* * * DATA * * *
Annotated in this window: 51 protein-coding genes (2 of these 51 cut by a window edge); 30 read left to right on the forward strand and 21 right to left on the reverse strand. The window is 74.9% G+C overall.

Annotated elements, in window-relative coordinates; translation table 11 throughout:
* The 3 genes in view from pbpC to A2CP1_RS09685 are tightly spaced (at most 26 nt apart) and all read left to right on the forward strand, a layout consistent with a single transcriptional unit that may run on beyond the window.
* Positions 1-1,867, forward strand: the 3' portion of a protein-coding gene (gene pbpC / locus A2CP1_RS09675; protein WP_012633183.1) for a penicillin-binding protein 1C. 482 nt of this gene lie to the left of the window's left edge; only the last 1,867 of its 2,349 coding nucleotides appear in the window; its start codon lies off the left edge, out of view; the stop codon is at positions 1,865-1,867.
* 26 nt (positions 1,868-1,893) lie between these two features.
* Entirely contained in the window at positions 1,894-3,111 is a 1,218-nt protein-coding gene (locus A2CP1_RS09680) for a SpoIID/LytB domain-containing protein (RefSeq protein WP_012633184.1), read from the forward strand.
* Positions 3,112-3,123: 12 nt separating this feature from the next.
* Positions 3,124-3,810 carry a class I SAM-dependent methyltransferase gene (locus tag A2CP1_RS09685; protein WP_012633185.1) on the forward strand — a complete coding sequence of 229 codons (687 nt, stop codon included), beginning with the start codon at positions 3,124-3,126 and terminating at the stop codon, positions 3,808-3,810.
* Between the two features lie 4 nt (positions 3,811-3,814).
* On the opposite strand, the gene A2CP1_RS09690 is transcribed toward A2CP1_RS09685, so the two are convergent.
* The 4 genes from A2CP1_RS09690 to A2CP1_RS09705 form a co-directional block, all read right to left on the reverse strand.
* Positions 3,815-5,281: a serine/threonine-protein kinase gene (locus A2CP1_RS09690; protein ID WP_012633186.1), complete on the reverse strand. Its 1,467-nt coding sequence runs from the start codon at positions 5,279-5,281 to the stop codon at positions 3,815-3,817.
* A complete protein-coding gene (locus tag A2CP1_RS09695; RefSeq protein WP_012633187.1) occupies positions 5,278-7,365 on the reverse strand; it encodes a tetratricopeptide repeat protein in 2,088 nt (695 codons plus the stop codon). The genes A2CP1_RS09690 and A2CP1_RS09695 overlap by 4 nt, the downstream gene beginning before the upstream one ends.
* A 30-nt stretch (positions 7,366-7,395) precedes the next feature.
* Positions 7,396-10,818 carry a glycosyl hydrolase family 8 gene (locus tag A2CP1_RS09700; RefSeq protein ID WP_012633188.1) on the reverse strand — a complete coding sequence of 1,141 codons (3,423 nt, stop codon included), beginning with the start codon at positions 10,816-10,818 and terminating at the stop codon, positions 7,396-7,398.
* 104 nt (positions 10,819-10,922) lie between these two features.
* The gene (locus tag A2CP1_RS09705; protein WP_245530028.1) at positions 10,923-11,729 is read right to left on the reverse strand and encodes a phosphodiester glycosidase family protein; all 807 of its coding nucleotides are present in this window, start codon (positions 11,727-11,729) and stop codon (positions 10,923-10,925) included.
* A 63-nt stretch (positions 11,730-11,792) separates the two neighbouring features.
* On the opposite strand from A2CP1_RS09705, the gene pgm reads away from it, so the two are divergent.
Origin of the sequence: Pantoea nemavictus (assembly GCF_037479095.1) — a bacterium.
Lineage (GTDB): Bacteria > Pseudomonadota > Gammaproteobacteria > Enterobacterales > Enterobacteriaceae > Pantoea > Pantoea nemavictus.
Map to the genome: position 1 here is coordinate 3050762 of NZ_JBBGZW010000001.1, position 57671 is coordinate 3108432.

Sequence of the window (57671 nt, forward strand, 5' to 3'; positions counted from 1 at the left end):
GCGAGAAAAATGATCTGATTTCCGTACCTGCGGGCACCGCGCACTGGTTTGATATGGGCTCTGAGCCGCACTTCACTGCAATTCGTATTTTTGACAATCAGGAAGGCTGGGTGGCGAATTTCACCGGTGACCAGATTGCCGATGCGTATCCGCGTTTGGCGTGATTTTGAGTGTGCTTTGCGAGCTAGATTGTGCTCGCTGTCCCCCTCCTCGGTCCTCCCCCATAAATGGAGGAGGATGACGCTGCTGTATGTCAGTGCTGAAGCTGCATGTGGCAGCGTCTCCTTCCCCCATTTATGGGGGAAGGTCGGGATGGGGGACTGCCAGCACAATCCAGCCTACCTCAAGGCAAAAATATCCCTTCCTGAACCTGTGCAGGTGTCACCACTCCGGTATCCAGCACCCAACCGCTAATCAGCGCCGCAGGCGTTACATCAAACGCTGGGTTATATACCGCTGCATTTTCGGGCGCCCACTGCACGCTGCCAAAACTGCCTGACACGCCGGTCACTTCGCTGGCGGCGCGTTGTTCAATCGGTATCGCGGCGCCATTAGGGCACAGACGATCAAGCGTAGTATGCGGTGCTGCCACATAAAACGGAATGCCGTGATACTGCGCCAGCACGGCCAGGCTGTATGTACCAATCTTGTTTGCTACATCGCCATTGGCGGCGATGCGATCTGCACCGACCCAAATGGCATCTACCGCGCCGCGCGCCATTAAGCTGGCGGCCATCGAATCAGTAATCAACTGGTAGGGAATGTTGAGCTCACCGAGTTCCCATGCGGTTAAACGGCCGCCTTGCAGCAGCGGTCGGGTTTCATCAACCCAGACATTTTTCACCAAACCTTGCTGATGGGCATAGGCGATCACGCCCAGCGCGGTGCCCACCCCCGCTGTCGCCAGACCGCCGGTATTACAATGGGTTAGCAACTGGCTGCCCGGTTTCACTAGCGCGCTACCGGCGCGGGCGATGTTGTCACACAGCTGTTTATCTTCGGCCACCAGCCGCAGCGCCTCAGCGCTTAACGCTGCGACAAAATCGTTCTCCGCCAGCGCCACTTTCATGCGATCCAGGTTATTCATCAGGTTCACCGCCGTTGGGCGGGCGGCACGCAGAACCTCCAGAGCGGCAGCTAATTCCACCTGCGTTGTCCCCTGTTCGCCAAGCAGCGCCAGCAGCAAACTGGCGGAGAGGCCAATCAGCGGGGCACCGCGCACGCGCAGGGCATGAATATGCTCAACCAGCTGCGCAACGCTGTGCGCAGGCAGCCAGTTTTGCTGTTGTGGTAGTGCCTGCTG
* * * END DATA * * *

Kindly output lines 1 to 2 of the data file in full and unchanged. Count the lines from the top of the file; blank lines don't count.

Annotated in this window: 51 protein-coding genes (2 of these 51 cut by a window edge); 30 read left to right on the forward strand and 21 right to left on the reverse strand. The window is 74.9% G+C overall.

Annotated elements, in window-relative coordinates; translation table 11 throughout: